Physicists do not stop studying it if a theoretical object or phenomenon exists or not. First, it builds the foundation to explain various known events and because mathematics allows it, so does the universe. Black holes are such things. For years, they were just oddballs causing problems in Einstein’s general relativity until they were discovered in the universe, showing that the famous theory of gravity has its limits.
Many physicists worked on them long before the first one was observed – Cygnus X-1, in 1971. Among them was J Robert Oppenheimer, who played an important role in estimating how close an object can be before it turns into a black hole – a calculation that has major implications in some of the most innovative observations today.
General relativity was published in 1915 and by 1916, German physicist Karl Schwarzschild found a solution to Einstein’s field equations that broke things apart. Its solution became singular at a certain radius, meaning that the terms of the equation were infinite. Now, from those first descriptions, we get the term singularity to describe the black hole and also the Schwarzschild radius, where the black hole’s exit horizon is located.
In later years scientists debated how “physical” this solution was. The assumption was that things don’t just fall apart by themselves, that internal forces would push back. A planet only collapses because the forces between atoms are sufficient to keep it stable. A star can be much heavier but the energy released by nuclear fusion in its core balances the effect of gravity.
But what happens when a star like the Sun is no longer fusing? it collapses. Still, it was not thought at the time that this was unstoppable. Quantum mechanical effects would turn the object into a dense sphere made of electron-degenerate matter. The internal matter is no longer in a classical plasma but in a new state where electrons, protons, and neutrons (which are types of fermions) interact.
Fermions cannot all be in the same energy state at the same time (this is called the Pauli exclusion principle) and it is this property that creates a pressure that counteracts the gravitational pull towards collapse. We call objects like these white dwarfs, and the Sun is destined to be one. This quantum pressure was not a hard limit though.
Back in 1931, Subrahmanyan Chandrasekhar calculated that you cannot have a white dwarf without differentiation. A non-rotating object made of electron-depleted matter with a mass greater than 1.4 times that of the Sun (now known as the Chandrasekhar limit) does not have a stable solution. This is only partially correct.
The limit is now how much material thieving white dwarfs can steal from a companion before going supernova. These are called Type Ia (pronounced single-A) supernovae and they all have the same luminosity, making them a great standard candle for measuring how far away galaxies are. So what is the stable solution that is closer to a white dwarf? Well, that’s a neutron star!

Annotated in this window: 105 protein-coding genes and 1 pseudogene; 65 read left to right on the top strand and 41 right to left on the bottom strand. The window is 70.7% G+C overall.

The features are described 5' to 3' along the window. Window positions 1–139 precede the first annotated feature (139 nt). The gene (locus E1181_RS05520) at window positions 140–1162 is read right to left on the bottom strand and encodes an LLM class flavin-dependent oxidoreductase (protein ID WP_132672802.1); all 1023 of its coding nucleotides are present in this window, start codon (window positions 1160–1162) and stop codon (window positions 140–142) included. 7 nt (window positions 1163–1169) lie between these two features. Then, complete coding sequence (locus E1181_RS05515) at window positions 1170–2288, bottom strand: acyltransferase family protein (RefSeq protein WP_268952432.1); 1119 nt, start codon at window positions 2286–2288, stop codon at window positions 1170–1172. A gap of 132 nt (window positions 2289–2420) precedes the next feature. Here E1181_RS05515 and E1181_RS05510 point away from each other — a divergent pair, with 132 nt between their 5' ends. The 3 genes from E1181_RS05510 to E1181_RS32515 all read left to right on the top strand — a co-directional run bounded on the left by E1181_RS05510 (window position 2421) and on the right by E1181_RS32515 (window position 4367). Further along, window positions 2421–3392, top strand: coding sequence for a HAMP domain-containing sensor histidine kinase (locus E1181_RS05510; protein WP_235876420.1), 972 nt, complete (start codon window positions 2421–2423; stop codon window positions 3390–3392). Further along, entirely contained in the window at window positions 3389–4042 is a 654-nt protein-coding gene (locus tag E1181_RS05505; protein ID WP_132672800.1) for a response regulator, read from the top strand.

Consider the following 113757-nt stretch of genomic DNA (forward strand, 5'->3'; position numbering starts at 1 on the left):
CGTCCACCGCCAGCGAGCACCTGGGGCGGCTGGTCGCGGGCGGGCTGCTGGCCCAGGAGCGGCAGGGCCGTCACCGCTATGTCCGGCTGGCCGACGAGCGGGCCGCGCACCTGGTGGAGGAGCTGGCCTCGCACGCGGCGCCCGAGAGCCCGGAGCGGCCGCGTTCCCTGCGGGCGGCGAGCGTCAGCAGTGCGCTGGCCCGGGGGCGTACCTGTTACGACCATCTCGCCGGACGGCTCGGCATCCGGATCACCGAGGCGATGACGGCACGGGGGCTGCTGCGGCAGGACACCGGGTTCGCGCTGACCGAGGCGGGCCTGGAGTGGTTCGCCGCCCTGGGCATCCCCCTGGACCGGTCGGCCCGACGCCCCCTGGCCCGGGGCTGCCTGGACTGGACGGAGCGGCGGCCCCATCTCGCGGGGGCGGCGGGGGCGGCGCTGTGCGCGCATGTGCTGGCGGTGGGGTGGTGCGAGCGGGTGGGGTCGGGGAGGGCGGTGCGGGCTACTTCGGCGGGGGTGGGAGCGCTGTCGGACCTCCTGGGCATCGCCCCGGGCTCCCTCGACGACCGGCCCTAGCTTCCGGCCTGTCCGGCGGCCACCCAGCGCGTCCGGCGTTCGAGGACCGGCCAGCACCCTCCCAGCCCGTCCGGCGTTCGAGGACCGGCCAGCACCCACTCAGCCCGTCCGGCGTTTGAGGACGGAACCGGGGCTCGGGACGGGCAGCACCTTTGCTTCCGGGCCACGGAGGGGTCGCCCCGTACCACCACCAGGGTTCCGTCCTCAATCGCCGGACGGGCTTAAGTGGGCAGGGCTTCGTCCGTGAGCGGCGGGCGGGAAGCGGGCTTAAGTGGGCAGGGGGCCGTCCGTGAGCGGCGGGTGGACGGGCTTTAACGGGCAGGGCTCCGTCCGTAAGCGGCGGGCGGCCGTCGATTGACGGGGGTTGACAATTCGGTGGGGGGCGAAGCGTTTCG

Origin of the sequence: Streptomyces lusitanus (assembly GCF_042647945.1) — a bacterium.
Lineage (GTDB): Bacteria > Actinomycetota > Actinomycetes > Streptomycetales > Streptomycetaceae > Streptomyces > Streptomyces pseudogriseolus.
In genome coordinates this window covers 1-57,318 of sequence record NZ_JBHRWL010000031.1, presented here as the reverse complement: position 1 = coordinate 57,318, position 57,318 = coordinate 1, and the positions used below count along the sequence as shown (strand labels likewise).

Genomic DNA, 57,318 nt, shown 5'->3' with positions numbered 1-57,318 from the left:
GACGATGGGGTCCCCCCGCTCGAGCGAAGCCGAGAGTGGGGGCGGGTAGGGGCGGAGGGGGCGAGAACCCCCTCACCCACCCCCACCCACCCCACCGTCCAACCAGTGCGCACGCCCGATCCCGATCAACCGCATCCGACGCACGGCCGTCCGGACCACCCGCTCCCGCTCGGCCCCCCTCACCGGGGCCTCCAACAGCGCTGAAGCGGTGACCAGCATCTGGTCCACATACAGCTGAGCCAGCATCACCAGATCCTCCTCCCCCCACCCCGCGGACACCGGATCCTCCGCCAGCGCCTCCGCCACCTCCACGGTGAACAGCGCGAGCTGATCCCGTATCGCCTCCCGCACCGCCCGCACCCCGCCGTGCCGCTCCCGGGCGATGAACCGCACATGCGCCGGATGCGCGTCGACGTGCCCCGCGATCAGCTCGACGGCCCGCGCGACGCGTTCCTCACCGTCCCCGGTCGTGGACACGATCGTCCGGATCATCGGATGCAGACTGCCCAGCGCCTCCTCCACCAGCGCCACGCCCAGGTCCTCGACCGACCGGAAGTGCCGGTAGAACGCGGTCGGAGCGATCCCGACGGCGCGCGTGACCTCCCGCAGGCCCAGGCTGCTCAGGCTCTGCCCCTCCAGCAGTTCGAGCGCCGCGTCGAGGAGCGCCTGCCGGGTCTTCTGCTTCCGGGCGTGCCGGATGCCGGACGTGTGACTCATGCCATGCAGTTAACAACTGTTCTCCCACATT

Although white dwarfs were known to science at the same time as these theoretical discussions were taking place, neutron stars had not yet been discovered. We will need Joycelyn Bell Burnell in 1967 when the first pulsars (pulsating neutron stars) were discovered to bring them from theory to reality.
Neutron stars allow greater masses and densities, and that limit is now known as the Tolman-Oppenheimer-Volkoff limit named after Oppenheimer and George Volkoff who worked it out in 1939, thanks to Richard Tolman’s research.
For masses lower than that limit, the short-range repulsion between neutrons is sufficient to balance the center of gravity. But for higher masses, the neutron star will fall into a black hole. The limit tells how massive stars going supernova can turn into neutron stars or black holes, depending on their original mass.
But recently, we’ve also had a way to test the Tolman-Oppenheimer-Volkoff limit with some of our most advanced experiments: gravitational wave observatories. The first historical observations of a collision between neutron stars (with both objects spinning into a black hole) allowed us to estimate the limit in a real setting.
Although Oppenheimer worked on this theoretical problem long before we knew that neutron stars and black holes were real objects, he did not solve all the mysteries surrounding them if we knew they existed. The neutron star collision limits between 2.01 and 2.17 solar masses. And yet the largest known pulsar is 2.35 times the mass of the Sun.
The road to understanding the most dense objects in the universe is probably still long, but some of the most famous physicists of the 20th century played a role in what we know and understand so far.